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Urbanization has brought about rapid change

Urban Disaster Risk Reduction

Urbanization has brought about rapid change. Today, well over half the world’s population—including internally displaced people, refugees and migrants from rural areas—live in urban areas. Cities promise opportunity for many, but rapid and poorly planned urbanization can lead to overcrowding, unemployment, dilapidated housing and crime.

The problems associated with urbanization include lack of affordable housing; limited access to health care, education, water, sanitation, electricity and transportation; inadequate infrastructure; pollution, congestion and poverty. When hazards strike—such as floods, storm surges, fires and earthquakes—these already tenuous circumstances can quickly turn into humanitarian crises.

In supporting the local capacity of partners and systems to manage in these contexts, CRS focuses on strategies that build resilience in communities—including market-based food programs for food security; providing safe transitional shelter; coordinating with city agencies on land ownership and risk zoning; and prioritizing people who are most vulnerable.

pump mechanic south sudan

Ayen Nhial Piel trained as a pump mechanic through a CRS project that helps conflict-affected communities build up resilience to shocks such as drought, flooding and other crises. She stands in front of the well she helps maintain in Thonawai village, Jonglei State, South Sudan. The project, which uses the community-managed disaster risk reduction approach as the central pillar of all interventions, supports communities as they build self-reliance.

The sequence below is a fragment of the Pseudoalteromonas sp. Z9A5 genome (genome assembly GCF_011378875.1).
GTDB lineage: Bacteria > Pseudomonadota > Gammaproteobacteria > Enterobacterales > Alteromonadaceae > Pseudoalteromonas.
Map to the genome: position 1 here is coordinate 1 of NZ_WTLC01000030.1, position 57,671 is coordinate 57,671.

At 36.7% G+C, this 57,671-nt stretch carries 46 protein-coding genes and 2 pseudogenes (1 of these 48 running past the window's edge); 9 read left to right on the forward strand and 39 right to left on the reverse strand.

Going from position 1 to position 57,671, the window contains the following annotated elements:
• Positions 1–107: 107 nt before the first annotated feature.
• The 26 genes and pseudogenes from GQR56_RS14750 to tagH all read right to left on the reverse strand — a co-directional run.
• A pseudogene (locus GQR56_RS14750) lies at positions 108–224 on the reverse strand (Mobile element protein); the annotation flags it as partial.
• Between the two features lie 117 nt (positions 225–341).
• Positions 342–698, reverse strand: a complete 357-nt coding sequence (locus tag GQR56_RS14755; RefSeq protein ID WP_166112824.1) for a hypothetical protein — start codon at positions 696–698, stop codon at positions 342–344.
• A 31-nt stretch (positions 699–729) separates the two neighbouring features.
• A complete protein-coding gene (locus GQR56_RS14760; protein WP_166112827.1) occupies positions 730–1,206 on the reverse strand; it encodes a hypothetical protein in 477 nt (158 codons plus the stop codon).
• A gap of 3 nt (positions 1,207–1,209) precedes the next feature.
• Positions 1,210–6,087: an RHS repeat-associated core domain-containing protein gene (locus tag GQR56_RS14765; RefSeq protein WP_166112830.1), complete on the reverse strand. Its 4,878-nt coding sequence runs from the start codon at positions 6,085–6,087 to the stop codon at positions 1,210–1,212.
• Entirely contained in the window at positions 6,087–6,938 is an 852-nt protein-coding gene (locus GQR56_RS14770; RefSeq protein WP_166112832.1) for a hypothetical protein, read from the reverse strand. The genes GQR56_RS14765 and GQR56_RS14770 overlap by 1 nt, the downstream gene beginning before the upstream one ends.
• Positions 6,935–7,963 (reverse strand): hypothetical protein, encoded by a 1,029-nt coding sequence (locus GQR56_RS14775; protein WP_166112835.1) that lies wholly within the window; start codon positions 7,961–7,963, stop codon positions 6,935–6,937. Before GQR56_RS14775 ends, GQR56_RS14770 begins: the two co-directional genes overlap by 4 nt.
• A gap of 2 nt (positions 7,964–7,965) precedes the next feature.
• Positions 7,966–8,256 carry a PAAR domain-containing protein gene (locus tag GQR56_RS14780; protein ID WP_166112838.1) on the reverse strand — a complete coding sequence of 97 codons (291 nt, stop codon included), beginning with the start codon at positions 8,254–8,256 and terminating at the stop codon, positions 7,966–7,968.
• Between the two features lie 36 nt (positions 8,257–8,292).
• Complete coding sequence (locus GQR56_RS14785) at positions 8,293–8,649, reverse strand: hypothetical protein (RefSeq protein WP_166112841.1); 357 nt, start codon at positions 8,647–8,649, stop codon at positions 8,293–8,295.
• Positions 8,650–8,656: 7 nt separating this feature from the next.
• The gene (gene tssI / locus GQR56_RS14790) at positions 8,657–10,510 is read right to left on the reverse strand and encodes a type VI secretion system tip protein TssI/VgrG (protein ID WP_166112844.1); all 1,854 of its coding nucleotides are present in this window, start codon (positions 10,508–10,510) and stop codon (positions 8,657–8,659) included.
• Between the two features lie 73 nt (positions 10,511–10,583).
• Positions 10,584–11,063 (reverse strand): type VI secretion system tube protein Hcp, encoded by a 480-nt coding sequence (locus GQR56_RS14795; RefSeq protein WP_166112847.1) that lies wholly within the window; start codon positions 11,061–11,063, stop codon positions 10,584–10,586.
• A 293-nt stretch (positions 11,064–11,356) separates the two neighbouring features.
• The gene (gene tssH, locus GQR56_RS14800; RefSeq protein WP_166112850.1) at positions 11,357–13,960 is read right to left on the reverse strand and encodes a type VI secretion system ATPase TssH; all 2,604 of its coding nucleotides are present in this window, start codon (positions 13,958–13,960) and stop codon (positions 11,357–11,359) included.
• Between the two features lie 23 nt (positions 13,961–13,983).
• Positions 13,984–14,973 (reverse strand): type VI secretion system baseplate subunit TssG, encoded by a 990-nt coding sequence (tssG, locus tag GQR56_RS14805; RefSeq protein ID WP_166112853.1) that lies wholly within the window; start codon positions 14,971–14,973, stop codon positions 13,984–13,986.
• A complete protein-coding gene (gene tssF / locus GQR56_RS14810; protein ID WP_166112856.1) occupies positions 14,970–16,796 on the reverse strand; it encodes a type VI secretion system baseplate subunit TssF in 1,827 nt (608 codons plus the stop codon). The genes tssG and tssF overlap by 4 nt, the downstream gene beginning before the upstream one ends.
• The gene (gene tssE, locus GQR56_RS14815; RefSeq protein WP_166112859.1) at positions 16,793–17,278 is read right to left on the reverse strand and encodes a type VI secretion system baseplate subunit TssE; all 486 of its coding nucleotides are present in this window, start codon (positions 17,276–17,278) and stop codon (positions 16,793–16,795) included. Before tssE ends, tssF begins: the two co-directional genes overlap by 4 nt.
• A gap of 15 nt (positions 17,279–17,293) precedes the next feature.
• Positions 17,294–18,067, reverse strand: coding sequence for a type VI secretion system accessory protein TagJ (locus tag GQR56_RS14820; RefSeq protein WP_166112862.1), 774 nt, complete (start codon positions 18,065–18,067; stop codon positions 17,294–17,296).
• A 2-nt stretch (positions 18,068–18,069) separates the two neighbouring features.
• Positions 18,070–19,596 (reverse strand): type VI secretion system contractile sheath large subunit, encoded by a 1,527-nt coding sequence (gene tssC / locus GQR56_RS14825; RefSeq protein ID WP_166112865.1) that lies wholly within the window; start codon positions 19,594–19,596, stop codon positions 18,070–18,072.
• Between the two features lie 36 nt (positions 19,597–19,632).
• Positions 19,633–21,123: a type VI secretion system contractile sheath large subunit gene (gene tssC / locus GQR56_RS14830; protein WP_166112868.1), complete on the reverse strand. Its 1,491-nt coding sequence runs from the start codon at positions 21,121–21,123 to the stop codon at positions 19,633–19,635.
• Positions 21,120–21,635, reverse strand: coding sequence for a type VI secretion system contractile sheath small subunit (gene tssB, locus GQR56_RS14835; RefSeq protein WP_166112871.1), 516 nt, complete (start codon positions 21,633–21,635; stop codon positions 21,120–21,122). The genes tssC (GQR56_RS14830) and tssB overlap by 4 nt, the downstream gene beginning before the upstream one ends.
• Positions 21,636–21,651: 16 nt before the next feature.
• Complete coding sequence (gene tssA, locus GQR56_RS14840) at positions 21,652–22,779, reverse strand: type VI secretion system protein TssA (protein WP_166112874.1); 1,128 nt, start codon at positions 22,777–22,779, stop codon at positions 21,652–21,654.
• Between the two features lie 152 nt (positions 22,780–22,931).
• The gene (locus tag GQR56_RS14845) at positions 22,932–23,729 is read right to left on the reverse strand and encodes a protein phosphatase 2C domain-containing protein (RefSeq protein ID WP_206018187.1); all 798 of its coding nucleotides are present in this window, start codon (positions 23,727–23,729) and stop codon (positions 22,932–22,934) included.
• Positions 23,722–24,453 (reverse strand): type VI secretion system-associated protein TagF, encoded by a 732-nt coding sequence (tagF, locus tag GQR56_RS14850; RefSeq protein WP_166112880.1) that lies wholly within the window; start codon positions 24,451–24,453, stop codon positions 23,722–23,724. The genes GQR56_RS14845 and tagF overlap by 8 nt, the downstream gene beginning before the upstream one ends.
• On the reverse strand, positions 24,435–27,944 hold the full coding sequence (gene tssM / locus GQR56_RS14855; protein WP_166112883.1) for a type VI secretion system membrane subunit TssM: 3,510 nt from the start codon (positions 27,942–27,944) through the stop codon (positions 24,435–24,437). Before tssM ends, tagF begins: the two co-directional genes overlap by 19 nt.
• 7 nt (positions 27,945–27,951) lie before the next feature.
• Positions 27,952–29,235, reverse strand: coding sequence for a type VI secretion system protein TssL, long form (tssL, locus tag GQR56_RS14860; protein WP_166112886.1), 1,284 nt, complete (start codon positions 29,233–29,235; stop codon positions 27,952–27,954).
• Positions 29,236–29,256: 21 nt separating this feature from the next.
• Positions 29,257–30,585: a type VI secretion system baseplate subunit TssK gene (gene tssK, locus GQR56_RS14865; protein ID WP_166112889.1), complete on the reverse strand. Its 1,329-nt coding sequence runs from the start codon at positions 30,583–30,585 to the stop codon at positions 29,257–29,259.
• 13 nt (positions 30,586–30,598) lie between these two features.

Photo by Will Baxter/CRS


El Niño produces dangers for countries around the world, as it drives drought conditions, reduced rainfall and extreme weather events affecting agriculture, water resources and food security. A critical element of CRS’ emergency-preparedness approach is to mainstream our response plans and assistance programming for El Niño related disasters.

Following are just a few examples of CRS’ responses to the effects of El Niño worldwide.

In Guatemala, we are assessing impacts on farming communities in Chiquimula and Zacapa. We are taking a participatory approach with farmer organizations and an early warning system is in progress.

In Honduras, CRS is planning anticipatory actions for the southwestern region of the country. Activities are focusing on adjusting crops, livestock plans and water harvesting.

In the Philippines, we are strengthening Tagbilaran City’s capacity for anticipatory action. Programming includes targeting vulnerable families for support with shelter and cash assistance.

In Zimbabwe, CRS is engaging vulnerable communities in Matobo and Beitbridge districts, sensitizing them to the threats of El Niño and drought. As part of these efforts, we are supporting quick-maturing crops and drought-tolerant fodder.

climate change

Drought induced by climate change is made even worse by El Niño. In order to have clean water, children in the Central American Dry Corridor in Quiche, Guatemala, climb down a mountain, collect water from a well, carry it back up the mountain and then boil the water. CRS assists farmers in the Dry Corridor with soil conservation techniques, crop adaptation and water catchment systems.